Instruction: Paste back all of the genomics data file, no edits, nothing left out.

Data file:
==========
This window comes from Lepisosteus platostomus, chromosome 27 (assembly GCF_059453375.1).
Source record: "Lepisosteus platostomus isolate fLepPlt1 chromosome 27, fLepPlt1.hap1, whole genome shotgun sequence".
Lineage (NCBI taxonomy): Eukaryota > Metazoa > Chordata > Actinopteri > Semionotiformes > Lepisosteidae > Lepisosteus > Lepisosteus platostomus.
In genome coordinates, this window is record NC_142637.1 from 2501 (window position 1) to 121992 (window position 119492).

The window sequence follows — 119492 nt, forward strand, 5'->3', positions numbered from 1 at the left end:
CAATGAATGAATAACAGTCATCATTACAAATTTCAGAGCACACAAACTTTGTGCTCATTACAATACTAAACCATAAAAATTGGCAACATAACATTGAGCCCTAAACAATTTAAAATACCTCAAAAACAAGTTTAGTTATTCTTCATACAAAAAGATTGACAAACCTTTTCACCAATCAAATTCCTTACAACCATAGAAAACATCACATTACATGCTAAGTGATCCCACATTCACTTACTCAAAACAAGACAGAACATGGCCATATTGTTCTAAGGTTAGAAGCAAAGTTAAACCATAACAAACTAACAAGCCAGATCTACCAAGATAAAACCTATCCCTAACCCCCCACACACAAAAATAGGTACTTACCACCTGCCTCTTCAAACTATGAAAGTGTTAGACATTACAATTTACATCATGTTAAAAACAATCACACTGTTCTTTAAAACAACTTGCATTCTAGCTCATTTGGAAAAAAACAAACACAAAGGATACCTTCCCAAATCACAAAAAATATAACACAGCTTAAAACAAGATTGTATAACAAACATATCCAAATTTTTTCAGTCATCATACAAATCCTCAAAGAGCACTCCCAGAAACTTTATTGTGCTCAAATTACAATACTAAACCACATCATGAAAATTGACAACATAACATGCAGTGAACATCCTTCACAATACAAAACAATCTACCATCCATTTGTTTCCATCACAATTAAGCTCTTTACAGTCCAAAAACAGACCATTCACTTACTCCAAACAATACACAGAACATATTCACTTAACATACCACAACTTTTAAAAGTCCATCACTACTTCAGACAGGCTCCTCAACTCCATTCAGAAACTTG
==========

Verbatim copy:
This window comes from Lepisosteus platostomus, chromosome 27 (assembly GCF_059453375.1).
Source record: "Lepisosteus platostomus isolate fLepPlt1 chromosome 27, fLepPlt1.hap1, whole genome shotgun sequence".
Lineage (NCBI taxonomy): Eukaryota > Metazoa > Chordata > Actinopteri > Semionotiformes > Lepisosteidae > Lepisosteus > Lepisosteus platostomus.
In genome coordinates, this window is record NC_142637.1 from 2501 (window position 1) to 121992 (window position 119492).

The window sequence follows — 119492 nt, forward strand, 5'->3', positions numbered from 1 at the left end:
CAATGAATGAATAACAGTCATCATTACAAATTTCAGAGCACACAAACTTTGTGCTCATTACAATACTAAACCATAAAAATTGGCAACATAACATTGAGCCCTAAACAATTTAAAATACCTCAAAAACAAGTTTAGTTATTCTTCATACAAAAAGATTGACAAACCTTTTCACCAATCAAATTCCTTACAACCATAGAAAACATCACATTACATGCTAAGTGATCCCACATTCACTTACTCAAAACAAGACAGAACATGGCCATATTGTTCTAAGGTTAGAAGCAAAGTTAAACCATAACAAACTAACAAGCCAGATCTACCAAGATAAAACCTATCCCTAACCCCCCACACACAAAAATAGGTACTTACCACCTGCCTCTTCAAACTATGAAAGTGTTAGACATTACAATTTACATCATGTTAAAAACAATCACACTGTTCTTTAAAACAACTTGCATTCTAGCTCATTTGGAAAAAAACAAACACAAAGGATACCTTCCCAAATCACAAAAAATATAACACAGCTTAAAACAAGATTGTATAACAAACATATCCAAATTTTTTCAGTCATCATACAAATCCTCAAAGAGCACTCCCAGAAACTTTATTGTGCTCAAATTACAATACTAAACCACATCATGAAAATTGACAACATAACATGCAGTGAACATCCTTCACAATACAAAACAATCTACCATCCATTTGTTTCCATCACAATTAAGCTCTTTACAGTCCAAAAACAGACCATTCACTTACTCCAAACAATACACAGAACATATTCACTTAACATACCACAACTTTTAAAAGTCCATCACTACTTCAGACAGGCTCCTCAACTCCATTCAGAAACTTG